Strangely enough, the conversation about the true value of stuff started during a group call when a student asked, “What about all of these business cards?” Years ago, she had a job that allowed her to meet a great many people and accumulate a great many business cards. She didnít actually know any of them but she was resisting letting them go. She said, ďI feel like these are connections, potential connections, and while Iíve never used them, and I donít know what Iíd use them for, I canít seem to make myself put them in the recycling pile.Ē
Sometimes we cling to things that no longer serve us because we have a false understanding of their value.
If a business card is the only connection between you and another human being, itís probably not enough for you to call the pair of you connected. If that encounter didnít result in something more substantial than a business card exchange, these tokens are rarely worth keeping.
Again, this process is about releasing that which no longer serves us and a business card has a pretty specific range of possibility and it narrows with every day that passes without action. If youíre going to be in touch, get in touch. If youíre going to add someone (with permission) to your professional mailing list, add them. If you made a useful connection, do whatever youíre going to do with it. Add that person to your address book and let go of that piece of paper.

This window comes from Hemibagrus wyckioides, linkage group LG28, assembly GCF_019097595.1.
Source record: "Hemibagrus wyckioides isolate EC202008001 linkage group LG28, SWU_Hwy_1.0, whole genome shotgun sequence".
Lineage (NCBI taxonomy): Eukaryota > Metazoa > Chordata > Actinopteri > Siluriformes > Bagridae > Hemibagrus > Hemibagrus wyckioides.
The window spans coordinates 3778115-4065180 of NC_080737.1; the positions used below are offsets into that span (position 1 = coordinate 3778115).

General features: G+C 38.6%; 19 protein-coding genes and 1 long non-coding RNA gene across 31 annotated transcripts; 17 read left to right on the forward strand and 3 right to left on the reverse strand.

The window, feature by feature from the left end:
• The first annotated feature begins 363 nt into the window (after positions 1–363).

Remember, releasing a business card that doesnít actually have any value for you doesnít mean the other person is going to vanish from the face of the earth. It doesnít mean you didnít meet them. It doesnít even mean you didnít think they were cool, or nice, or pretty. Recycling that tiny piece of paper just means there is nothing else for you to do with the information. Again for clarity, it means it doesnít actually serve you anymore. Its value has declined over time to the point that the space it occupies is of more value than the business card. Let it go.